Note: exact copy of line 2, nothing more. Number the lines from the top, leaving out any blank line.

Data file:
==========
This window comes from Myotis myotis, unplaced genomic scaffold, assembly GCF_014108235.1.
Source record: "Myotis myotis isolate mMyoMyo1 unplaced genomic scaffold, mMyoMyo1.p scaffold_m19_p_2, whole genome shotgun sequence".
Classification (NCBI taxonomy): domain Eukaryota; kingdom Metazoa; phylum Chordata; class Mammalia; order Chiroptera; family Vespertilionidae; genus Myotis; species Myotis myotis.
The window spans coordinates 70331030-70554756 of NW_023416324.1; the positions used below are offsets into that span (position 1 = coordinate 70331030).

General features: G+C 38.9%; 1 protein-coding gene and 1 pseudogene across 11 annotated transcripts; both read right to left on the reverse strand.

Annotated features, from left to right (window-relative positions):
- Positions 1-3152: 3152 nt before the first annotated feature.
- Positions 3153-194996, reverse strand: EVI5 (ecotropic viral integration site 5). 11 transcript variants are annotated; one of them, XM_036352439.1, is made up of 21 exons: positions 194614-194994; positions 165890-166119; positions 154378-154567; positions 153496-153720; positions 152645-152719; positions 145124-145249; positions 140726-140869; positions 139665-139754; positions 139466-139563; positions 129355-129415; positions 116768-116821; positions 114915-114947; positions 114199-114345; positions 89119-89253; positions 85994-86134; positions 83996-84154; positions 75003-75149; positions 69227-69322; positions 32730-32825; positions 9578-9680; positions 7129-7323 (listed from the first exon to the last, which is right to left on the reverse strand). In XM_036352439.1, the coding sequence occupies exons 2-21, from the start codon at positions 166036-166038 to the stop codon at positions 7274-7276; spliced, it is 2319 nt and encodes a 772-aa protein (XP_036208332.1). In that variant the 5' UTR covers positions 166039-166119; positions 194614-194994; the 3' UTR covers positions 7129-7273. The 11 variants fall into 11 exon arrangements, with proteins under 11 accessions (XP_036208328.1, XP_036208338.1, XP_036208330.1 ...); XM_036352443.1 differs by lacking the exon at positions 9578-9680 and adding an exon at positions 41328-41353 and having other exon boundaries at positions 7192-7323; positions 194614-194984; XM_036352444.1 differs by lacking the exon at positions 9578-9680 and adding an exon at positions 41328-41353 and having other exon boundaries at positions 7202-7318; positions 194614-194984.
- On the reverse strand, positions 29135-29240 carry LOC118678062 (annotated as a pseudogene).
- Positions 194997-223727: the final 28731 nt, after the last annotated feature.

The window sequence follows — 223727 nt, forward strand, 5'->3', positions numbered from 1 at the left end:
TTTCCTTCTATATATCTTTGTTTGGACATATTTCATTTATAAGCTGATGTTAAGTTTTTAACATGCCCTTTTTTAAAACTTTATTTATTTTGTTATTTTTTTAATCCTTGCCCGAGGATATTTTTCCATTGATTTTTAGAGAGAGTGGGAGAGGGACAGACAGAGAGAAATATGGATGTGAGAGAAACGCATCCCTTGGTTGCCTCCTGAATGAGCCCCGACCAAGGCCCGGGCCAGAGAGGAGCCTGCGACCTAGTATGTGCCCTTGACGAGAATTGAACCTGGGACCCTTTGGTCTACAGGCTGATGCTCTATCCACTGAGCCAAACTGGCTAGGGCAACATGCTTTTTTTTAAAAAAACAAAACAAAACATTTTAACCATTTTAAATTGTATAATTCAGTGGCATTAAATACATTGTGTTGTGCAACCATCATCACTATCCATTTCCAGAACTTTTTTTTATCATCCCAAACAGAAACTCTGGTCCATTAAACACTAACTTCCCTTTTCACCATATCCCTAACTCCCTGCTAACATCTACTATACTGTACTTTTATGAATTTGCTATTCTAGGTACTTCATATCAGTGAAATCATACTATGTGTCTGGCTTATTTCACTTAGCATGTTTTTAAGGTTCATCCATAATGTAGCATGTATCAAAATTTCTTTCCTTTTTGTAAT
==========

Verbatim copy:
Source record: "Myotis myotis isolate mMyoMyo1 unplaced genomic scaffold, mMyoMyo1.p scaffold_m19_p_2, whole genome shotgun sequence".